|Laid down:||25 October 1944|
|Launched:||19 January 1945|
|Commissioned:||3 July 1945|
|Displacement:||1,781 tons (light);|
3,700 tons (full)
|Length:||328 ft 0 in|
|Beam:||50 ft 0 in|
|Draft:||11 ft 2 in|
|Propulsion:||Two General Motors 12-567 diesel engines, two shafts, twin rudders|
|Complement:||260 officers and enlisted men|
|Armament:||Two 40mm gun mounts, eight 20mm gun mounts|
The USS Demeter (ARB-10) was one of 12 Aristaeus-class battle damage repair ships built for the United States Navy during World War II. Named for Demeter (the Greek goddess of agriculture), she was the only U.S. Naval vessel to bear the name.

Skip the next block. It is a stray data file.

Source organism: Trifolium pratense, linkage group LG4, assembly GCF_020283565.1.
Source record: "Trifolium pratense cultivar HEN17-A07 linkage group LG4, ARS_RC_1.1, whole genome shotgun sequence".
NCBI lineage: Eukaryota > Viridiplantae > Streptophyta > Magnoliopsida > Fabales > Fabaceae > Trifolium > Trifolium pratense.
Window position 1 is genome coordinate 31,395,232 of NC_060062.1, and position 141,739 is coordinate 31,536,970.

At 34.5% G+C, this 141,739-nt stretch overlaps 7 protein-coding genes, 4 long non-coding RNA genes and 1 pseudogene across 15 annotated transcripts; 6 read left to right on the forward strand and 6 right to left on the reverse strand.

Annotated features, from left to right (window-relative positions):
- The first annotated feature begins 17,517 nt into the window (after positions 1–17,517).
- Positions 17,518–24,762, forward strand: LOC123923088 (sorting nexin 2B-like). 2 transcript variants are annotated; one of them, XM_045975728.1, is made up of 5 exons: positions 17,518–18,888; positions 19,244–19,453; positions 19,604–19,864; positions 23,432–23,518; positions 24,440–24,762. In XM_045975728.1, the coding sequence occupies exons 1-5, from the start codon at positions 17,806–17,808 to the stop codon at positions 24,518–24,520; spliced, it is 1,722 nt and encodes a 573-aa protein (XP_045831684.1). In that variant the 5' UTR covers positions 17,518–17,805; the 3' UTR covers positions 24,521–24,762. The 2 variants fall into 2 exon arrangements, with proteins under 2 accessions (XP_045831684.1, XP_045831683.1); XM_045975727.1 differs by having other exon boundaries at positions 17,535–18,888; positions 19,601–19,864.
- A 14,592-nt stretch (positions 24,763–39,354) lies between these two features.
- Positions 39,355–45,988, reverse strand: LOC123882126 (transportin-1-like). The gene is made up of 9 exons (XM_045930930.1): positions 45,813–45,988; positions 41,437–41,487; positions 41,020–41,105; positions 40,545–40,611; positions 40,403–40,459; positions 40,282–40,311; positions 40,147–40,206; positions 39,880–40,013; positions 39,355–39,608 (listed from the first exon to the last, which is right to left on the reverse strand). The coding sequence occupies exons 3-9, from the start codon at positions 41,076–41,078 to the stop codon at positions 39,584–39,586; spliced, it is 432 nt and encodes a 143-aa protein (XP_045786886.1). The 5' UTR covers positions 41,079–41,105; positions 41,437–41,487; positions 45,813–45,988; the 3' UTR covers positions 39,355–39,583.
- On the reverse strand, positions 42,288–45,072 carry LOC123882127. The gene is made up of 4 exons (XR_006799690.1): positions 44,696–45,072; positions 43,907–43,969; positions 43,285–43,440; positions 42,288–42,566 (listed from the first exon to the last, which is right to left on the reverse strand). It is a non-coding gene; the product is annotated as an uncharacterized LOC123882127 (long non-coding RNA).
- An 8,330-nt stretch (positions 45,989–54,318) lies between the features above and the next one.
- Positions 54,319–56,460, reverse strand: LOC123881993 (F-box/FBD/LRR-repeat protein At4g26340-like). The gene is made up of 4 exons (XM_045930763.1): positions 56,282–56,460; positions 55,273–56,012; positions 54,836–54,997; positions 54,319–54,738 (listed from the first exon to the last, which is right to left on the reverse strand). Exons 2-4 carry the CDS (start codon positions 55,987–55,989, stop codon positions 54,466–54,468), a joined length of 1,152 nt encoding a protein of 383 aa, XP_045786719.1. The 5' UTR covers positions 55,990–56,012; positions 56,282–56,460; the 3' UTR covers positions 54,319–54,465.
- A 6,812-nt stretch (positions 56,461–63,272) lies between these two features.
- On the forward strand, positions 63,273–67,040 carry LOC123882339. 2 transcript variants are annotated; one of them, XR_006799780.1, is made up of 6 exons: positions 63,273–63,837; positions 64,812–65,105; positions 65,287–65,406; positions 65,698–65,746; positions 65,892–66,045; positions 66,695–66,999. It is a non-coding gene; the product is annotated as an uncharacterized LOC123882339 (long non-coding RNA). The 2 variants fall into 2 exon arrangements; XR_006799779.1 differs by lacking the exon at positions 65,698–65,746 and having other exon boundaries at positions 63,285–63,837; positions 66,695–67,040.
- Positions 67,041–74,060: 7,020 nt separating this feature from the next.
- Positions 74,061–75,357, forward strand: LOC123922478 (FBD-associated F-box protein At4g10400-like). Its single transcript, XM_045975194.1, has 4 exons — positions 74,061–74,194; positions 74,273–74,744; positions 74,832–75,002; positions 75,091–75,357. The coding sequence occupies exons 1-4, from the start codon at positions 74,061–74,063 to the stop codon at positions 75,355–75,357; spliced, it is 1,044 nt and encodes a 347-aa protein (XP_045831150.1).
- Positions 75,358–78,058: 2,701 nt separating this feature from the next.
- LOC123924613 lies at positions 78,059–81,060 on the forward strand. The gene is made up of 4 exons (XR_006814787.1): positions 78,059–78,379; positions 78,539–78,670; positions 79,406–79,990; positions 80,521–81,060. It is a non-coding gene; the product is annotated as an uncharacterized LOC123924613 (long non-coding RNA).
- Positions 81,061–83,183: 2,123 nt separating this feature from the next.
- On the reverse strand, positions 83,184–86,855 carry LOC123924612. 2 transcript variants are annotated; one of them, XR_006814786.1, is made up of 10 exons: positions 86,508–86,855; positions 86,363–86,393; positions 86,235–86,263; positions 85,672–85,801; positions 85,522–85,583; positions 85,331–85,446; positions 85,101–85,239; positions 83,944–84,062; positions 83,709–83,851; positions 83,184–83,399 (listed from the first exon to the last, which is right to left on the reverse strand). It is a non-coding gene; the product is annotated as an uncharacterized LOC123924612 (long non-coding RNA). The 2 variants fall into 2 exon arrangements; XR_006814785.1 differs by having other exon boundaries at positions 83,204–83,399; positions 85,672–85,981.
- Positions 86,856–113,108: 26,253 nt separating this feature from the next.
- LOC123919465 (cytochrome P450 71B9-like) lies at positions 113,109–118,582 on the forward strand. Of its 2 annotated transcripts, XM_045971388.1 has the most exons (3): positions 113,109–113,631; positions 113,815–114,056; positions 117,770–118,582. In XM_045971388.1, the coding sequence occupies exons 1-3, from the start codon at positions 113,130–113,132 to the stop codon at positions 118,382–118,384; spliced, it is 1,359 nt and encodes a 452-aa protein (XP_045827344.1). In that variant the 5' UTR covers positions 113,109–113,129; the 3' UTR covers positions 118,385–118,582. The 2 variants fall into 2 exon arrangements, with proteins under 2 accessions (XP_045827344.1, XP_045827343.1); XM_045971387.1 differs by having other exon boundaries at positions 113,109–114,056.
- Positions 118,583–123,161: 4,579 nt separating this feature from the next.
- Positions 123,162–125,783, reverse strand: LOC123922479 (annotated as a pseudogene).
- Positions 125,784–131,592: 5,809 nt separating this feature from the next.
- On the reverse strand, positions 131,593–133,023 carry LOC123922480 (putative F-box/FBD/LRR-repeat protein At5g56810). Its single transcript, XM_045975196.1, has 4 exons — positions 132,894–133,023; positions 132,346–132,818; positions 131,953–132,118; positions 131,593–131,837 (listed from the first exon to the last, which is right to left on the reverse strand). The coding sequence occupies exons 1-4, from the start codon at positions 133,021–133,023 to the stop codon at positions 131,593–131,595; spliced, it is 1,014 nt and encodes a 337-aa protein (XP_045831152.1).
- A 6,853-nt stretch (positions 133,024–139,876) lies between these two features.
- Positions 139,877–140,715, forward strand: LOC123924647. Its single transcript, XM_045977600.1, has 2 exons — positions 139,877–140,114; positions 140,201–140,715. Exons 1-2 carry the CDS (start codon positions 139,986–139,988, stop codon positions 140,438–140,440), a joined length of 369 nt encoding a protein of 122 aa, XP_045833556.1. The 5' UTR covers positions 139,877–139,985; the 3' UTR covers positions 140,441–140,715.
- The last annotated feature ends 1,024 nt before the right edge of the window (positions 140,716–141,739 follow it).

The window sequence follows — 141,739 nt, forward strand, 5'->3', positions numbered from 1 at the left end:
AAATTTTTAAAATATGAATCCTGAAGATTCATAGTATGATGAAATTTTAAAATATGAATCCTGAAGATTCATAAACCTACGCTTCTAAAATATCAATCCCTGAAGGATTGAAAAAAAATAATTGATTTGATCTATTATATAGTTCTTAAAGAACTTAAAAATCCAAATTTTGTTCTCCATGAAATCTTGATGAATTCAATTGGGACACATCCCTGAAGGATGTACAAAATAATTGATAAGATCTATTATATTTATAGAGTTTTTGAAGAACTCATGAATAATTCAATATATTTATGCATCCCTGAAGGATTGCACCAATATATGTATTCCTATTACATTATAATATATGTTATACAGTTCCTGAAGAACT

LST-1121 was launched 19 January 1945 by the Chicago Bridge and Iron Company of Seneca, Illinois; sponsored by Mrs. W. B. Wynn; placed in partial commission 31 January 1945 under the command of Lieutenant P. P. Wynn, USNR; sailed down the Mississippi River on her way to Baltimore where she was decommissioned 2 March 1945 for conversion to a battle damage repair ship; and commissioned as USS Demeter (ARB-10) 3 July 1945 with Lieutenant E. V. Converse, USNR, in command. Demeter called at San Diego from 1 to 6 September 1945 and arrived at Pearl Harbor ten days later. She embarked passengers for the United States and sailed 11 October for the east coast, arriving at Charleston, South Carolina on 11 November. She arrived at Green Cove Springs, Florida 27 November and was placed in service in reserve 27 May 1947 to provide services there to the reserve fleet group. Demeter was sold on 3 September 1959.